The fitness world can sometimes be a pretty tricky place to spend time. That hustle and grind mentality is punishing for your body, your general health and wellbeing, and for some - even relationships. But beyond the comparisons and anxiety, there's scope to use self-compassion to not only support your fitness journey but to enhance and enrich it. Self-compassion is something they can naturally do for some people, but it's a learned skill for many women.
The Mindful Path To Self Compassion, published by Christopher Germer, a Harvard psychologist, identifies five main ways to introduce self-compassion practices into your life.
1. Physical Self-Compassion
This is about using physical stimulus to be kind to yourself. It could be eating something nourishing and taking the time to prepare an extraordinary meal. It could be going to bed on time and getting enough sleep to restore your body after exercise. It may be merely doing exercise that you enjoy and isn't physically taxing in the name of performance or competitiveness. It may be switching out your grueling 10km run for a walk or treating yourself to a massage.
2. Mental Self-Compassion
This is about how you think about yourself. When you've used your fitness journey to alter your perception of yourself, it can lead to some pretty profound identity shifts. Maybe you're facing a challenge now, and you think you need to spend some time thinking about how you might advise a good friend who was going through the same experience. Seeing a problem or a challenge through this compassionate friend's lens can give you a dimension for self-kindness that is often forgotten for yourself.
3. Emotional Self-Compassion
Our fitness journey can be emotional in itself. We often confront long-term issues around our identity or negative experiences we've endured. This may be best explored in writing, through the practice of journaling, or a letter. You might focus on a negative experience you had that brought you to your fitness journey and acknowledge the negative feelings. This can be a deeply insightful experience and can help tap into that "big why" that makes fitness motivation almost entirely redundant. It's powerful stuff.
4. Relational Self-Compassion
This is about our interactions with ourselves and others. It might relate to how you speak to yourself during a particularly tough workout or something as ordinary as how you accept (or refuse) compliments from other people. How you relate to others reflects your relationship with yourself. There is often a lot of overlap between these five areas, and relational is one area that tends to color all our other practices.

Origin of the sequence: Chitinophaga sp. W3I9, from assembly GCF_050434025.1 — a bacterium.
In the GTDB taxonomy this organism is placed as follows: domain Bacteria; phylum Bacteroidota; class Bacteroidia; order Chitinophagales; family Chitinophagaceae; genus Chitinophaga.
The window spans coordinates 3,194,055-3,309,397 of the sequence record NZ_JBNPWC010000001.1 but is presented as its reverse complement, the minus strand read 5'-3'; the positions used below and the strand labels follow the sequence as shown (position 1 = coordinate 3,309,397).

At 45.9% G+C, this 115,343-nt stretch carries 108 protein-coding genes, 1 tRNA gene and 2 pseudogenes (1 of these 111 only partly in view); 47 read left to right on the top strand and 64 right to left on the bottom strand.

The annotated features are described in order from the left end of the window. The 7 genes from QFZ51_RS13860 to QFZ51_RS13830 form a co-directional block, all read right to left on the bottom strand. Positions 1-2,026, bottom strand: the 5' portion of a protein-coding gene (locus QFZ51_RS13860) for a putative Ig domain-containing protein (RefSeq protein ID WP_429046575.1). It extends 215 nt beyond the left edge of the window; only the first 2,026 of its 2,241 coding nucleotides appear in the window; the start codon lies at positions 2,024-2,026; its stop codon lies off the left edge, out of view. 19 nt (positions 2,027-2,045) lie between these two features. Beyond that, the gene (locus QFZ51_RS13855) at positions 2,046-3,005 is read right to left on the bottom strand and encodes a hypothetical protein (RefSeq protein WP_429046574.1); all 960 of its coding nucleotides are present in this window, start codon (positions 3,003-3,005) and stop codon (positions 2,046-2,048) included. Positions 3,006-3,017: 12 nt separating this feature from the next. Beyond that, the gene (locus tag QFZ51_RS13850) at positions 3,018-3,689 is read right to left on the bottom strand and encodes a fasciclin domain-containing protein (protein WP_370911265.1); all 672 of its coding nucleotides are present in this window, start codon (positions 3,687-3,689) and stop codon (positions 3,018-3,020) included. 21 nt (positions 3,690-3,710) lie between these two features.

5. Spiritual Self-Compassion
This may be a religious practice for some people, but it certainly doesn't have to be. Everyone could access this spiritual compassion through intentionally practicing mindfulness. Mindfulness is defined as the non-judgemental observation of your internal experience. That includes thoughts, feelings, and behaviors without trying to change or judge yourself for them. The Calm and the Headspace apps are great places to get started if you're unsure how to discover your spiritual self-compassion. These simple, guided meditations can help you accept yourself fully and compassionately - and then extend the same compassion to others.
Benefits Of Self Compassion
The relationship between self-compassion and good physical health is well documented. It can aid motivation, promote the conditions for weight loss, and eliminate that black and white thinking that we can all be guilty of.
Procrastination in perfectionism can be one of the most noticeable ways you don't practice compassion towards yourself. You can perpetuate a belief that until conditions are perfect, you should delay starting a health and fitness regime - but through the practices, you might identify that the ideal conditions are a myth and allow yourself to take imperfect action.
These five areas of self-compassion practice will boost your progress towards your fitness goals. It gives you the capacity to see how movement can help you tap into your body and get out of your head; action beats anxiety every time. It gives you the insight to notice how you think about fitness and your health experiences.
It can also improve your relationships, and those people around you will better understand why your health and fitness are a priority, especially if you're able to articulate your emotional experiences to them, and that can secure their support and practical help. It can even help you to move mindfully and intentionally in the workout itself.